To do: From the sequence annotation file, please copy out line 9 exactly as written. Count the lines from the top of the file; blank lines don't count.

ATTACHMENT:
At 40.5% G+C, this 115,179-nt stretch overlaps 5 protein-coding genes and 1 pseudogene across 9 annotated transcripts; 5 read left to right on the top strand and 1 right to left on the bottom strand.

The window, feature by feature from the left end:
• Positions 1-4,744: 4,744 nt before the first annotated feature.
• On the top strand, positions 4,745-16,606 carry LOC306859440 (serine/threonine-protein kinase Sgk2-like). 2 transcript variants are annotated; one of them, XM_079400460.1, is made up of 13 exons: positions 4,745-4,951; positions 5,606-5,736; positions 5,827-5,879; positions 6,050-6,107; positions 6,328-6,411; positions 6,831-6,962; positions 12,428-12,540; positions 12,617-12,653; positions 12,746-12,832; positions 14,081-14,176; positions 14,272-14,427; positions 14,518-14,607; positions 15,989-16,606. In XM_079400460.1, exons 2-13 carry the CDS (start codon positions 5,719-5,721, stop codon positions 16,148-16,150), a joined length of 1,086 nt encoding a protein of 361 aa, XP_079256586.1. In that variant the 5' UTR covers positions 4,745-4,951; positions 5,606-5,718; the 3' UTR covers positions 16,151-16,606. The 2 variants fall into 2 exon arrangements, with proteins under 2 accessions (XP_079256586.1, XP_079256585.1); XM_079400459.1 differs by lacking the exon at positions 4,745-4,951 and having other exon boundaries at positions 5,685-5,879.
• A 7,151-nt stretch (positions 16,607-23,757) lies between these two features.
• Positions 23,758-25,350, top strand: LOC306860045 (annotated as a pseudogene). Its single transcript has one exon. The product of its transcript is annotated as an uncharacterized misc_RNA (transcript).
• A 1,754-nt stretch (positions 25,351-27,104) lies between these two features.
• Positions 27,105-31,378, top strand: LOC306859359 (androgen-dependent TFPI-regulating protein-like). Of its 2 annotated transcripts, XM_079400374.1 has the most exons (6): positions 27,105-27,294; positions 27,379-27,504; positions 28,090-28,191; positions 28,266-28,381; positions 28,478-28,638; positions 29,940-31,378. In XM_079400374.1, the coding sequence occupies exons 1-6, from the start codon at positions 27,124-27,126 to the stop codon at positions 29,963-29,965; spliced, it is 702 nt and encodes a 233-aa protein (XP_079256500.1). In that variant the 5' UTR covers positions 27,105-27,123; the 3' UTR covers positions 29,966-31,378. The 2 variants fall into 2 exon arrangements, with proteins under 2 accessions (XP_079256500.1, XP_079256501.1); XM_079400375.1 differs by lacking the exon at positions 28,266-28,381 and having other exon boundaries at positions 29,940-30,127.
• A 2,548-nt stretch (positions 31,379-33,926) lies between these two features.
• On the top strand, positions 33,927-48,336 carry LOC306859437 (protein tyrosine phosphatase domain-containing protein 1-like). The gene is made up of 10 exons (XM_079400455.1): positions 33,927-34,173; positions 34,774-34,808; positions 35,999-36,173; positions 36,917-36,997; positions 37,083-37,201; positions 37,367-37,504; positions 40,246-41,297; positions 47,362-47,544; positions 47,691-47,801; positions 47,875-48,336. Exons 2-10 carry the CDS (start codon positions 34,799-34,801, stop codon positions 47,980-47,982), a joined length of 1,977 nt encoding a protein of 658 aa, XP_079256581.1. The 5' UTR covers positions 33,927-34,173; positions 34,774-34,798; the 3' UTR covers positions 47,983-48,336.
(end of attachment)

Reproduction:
• A 2,548-nt stretch (positions 31,379-33,926) lies between these two features.